The Supreme Court decision last month that ended the four-year boardroom feud in the Tata-Mistry saga exposes the vulnerabilities of independent directors when they do not agree with promoters.
While the 26 March verdict is seen as a win for the Tata Group, which ousted Cyrus Mistry as chairman in October 2016, it has put the spotlight on the failure of Indian laws to uphold corporate governance principles. It also demonstrates how the independence of independent directors is at stake. Tata Sons not only ousted Mistry, who had complained of management and corporate governance failures, but also fired Nusli Wadia, the group’s most vocal independent director, for siding with him.
The case has underscored the urgent need to change the way independent directors are appointed, removed, and remunerated. The Securities and Exchange Board of India (SEBI) recently proposed a number of changes to this effect. But what will eventually materialise from these proposals depends on the public consultation process.
The proposed changes are a “bold step”, says Umakanth Varottil, an associate professor in the Faculty of Law at the National University of Singapore. “Only a handful of other jurisdictions have gone this far in moderating the influence of promoters in the appointment and removal process of independent directors.”
There is a lot missing from SEBI’s proposals, says Ranjeev Dubey, though the founder of N South Advocates acknowledges it to be a “brave attempt” and “a great start”. Among the various proposals, SEBI has suggested a “dual approval” process in the appointment or removal of independent directors, which should include a majority of minority investors. Now, 51% shareholder approval is required without any sign-off from minority shareholders. Dubey says this is not enough. “If you want true independence, you have to totally divest promoters of any say in the matter,” he says. Instead, the appointment and removal of independent directors should be undertaken by a committee of independent directors or minority shareholders.
SEBI has tried bridging the gap by proposing greater checks and balances in the appointment of independent directors by key management and employees of promoter group companies. It has also proposed that nomination and remuneration committees should evaluate the skills, knowledge, and experience of potential candidates. To prevent situations where an independent director is fired for disagreeing with major shareholders or promoters, SEBI recommends that resignation letters be published.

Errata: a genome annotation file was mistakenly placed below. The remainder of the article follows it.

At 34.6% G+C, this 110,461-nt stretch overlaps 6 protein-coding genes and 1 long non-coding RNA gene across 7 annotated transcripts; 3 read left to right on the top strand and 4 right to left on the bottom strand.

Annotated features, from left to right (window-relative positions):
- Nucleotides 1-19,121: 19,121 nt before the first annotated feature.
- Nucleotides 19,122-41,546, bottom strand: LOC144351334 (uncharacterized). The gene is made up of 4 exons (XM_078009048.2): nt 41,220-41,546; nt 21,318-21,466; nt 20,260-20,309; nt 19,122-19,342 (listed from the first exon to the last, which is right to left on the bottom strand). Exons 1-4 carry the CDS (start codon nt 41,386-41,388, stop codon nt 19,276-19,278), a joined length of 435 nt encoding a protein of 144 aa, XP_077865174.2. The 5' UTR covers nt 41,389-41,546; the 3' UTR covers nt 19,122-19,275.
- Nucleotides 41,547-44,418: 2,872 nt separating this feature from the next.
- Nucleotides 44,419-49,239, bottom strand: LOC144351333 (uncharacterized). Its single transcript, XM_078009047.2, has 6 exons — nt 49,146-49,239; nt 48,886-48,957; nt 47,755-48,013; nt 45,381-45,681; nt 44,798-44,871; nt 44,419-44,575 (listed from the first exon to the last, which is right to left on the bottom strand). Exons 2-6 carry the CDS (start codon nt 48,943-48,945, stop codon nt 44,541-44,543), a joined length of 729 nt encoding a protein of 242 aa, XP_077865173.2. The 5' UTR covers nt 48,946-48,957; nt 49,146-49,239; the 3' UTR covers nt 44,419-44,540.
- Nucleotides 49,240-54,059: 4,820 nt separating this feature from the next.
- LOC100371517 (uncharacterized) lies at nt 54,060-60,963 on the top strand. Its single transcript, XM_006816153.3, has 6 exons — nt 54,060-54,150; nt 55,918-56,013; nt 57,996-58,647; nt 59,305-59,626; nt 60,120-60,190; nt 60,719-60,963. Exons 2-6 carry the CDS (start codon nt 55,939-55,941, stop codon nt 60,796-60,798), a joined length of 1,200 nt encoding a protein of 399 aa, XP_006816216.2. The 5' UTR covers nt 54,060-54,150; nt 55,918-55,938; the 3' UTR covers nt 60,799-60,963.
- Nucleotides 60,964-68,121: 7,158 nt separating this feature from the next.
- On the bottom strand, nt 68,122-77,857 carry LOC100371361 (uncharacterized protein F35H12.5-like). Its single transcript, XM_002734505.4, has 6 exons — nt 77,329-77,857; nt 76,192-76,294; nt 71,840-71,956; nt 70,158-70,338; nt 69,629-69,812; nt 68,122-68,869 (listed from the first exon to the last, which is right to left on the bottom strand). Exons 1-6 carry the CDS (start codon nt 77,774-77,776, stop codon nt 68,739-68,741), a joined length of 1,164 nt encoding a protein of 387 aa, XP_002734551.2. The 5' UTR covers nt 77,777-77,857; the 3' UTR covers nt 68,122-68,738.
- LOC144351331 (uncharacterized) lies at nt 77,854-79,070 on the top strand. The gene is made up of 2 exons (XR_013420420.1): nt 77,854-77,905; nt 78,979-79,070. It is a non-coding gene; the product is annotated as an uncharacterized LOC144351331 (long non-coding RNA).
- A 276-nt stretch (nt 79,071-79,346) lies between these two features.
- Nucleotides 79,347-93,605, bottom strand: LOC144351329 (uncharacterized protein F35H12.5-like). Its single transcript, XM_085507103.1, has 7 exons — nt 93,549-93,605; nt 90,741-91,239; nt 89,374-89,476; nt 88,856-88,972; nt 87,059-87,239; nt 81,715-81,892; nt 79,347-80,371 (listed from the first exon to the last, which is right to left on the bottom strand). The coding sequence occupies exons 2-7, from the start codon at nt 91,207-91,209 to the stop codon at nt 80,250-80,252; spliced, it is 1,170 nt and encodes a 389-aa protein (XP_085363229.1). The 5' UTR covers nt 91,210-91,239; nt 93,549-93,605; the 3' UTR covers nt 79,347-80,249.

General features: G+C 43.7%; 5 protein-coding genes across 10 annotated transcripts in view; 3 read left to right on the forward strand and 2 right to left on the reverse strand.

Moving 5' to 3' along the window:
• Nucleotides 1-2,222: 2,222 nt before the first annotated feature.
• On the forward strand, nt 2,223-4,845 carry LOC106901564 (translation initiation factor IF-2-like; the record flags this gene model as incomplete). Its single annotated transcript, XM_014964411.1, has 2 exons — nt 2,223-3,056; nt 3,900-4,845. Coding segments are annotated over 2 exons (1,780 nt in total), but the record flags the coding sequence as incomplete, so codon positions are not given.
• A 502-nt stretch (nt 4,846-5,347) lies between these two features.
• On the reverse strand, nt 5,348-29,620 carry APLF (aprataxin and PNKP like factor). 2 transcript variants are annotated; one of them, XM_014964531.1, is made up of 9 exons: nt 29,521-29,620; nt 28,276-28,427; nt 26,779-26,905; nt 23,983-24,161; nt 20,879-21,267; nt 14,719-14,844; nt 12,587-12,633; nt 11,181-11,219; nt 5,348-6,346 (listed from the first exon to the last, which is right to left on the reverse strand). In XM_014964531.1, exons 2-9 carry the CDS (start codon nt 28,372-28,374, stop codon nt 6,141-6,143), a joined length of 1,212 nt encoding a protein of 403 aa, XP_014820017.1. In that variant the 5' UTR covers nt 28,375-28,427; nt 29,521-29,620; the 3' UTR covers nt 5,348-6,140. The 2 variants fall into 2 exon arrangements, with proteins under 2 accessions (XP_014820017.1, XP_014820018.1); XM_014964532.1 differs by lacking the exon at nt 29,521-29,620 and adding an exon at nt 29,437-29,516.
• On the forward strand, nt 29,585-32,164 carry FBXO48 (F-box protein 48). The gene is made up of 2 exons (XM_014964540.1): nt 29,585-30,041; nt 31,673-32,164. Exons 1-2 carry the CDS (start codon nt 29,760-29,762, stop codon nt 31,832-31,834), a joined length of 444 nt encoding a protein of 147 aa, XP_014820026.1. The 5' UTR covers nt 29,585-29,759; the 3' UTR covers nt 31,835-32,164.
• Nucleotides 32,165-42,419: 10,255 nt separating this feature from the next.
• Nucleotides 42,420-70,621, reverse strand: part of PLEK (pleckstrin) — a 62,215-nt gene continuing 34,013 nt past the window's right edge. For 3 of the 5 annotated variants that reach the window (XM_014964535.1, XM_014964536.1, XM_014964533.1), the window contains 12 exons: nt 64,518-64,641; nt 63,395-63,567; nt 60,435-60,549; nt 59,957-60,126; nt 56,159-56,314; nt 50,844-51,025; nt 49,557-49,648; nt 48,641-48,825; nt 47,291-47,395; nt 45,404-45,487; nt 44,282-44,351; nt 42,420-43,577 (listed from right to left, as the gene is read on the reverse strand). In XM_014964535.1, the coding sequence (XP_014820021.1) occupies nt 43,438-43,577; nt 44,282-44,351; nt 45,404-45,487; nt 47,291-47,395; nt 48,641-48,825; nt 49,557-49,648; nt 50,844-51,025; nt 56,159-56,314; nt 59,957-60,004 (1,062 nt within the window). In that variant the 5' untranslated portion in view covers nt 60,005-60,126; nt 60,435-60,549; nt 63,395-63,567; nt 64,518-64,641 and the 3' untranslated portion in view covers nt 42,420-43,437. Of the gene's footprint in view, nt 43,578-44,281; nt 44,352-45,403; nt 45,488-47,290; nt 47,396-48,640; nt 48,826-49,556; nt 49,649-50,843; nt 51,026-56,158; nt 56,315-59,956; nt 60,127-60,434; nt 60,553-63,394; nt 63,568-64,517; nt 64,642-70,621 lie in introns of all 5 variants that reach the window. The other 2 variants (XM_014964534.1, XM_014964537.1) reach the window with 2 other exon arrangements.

SEBI’s radical proposal to ensure that independent directors have skin in the game by offering them stock options as part of their remuneration package received a mixed response. The Companies Act, 2013, does not permit giving independent directors stock options. They are instead paid sitting fees and profit-linked commissions.
Stock options are a common feature in Singapore, Europe and the US. These are especially good for startups and distressed companies as the only currency they might have is equity, says independent director Anjali Bansal, who was speaking at a panel discussion on SEBI’s proposed changes for independent directors, organised by The Associated Chambers of Commerce and Industry of India. Independent directors with skin in the game would not create misalignment, she said.
However, some fear that once stock options were granted, independent directors would focus on the short-term prosperity of a company, not on long-term goals. Dubey highlights the conflict of interest if independent directors were given stock options or their remuneration pegged to profits. Promoters could try to induce them to vote for certain resolutions, he says. Instead, their fees should be based on the size of the business, not its growth, he adds.
“Remuneration should be sufficient to justify the role and risk independent directors take and they should be paid even if they oppose the company,” Dubey says. In effect, they would have two jobs: to protect the minority shareholders and drive governance, risk and compliance.”
The role of independent directors has come under scrutiny due to corporate scandals. The 2009 Satyam Computer Services accounting scandal underscored the need for more effective independent directors. Yet eight years later, similar concerns arose after IL&FS Financial Services defaulted.
“In several situations, most particularly the IL&FS case, the government has launched proceedings against all past independent directors without application of mind,” says senior advocate Shyam Divan.
The potential risk of accepting a position as an independent director thus appears high, with possible prosecution and regulatory action even when not involved in day-to-day operations, he points out.
“Independent directors should be given complete immunity from legal proceedings as long as they complain of any governance, risk or compliance issues,” says Dubey.
The Business Law Digest is written by Freny Patel.